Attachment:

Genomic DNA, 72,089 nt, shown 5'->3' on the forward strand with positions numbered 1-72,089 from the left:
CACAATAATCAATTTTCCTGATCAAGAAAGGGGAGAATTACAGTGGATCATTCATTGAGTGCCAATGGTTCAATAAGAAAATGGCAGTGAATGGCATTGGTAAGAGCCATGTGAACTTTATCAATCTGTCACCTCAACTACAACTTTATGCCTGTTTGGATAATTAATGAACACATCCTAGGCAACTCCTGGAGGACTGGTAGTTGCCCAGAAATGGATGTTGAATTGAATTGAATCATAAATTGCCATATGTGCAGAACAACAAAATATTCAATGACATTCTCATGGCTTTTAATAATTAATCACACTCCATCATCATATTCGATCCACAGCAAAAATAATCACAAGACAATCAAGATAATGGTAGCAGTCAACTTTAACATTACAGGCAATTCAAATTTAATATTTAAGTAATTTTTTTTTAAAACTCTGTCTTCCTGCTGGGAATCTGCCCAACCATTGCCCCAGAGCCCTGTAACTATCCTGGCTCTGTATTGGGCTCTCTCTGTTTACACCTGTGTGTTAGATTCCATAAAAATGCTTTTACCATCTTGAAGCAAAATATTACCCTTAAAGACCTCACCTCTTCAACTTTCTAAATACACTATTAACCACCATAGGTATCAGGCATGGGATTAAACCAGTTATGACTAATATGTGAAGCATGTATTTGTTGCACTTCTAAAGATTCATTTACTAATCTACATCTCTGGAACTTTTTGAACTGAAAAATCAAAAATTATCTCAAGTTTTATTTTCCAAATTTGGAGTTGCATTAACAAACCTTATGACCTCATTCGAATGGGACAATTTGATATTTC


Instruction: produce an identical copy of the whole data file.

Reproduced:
Genomic DNA, 72,089 nt, shown 5'->3' on the forward strand with positions numbered 1-72,089 from the left:
CACAATAATCAATTTTCCTGATCAAGAAAGGGGAGAATTACAGTGGATCATTCATTGAGTGCCAATGGTTCAATAAGAAAATGGCAGTGAATGGCATTGGTAAGAGCCATGTGAACTTTATCAATCTGTCACCTCAACTACAACTTTATGCCTGTTTGGATAATTAATGAACACATCCTAGGCAACTCCTGGAGGACTGGTAGTTGCCCAGAAATGGATGTTGAATTGAATTGAATCATAAATTGCCATATGTGCAGAACAACAAAATATTCAATGACATTCTCATGGCTTTTAATAATTAATCACACTCCATCATCATATTCGATCCACAGCAAAAATAATCACAAGACAATCAAGATAATGGTAGCAGTCAACTTTAACATTACAGGCAATTCAAATTTAATATTTAAGTAATTTTTTTTTAAAACTCTGTCTTCCTGCTGGGAATCTGCCCAACCATTGCCCCAGAGCCCTGTAACTATCCTGGCTCTGTATTGGGCTCTCTCTGTTTACACCTGTGTGTTAGATTCCATAAAAATGCTTTTACCATCTTGAAGCAAAATATTACCCTTAAAGACCTCACCTCTTCAACTTTCTAAATACACTATTAACCACCATAGGTATCAGGCATGGGATTAAACCAGTTATGACTAATATGTGAAGCATGTATTTGTTGCACTTCTAAAGATTCATTTACTAATCTACATCTCTGGAACTTTTTGAACTGAAAAATCAAAAATTATCTCAAGTTTTATTTTCCAAATTTGGAGTTGCATTAACAAACCTTATGACCTCATTCGAATGGGACAATTTGATATTTC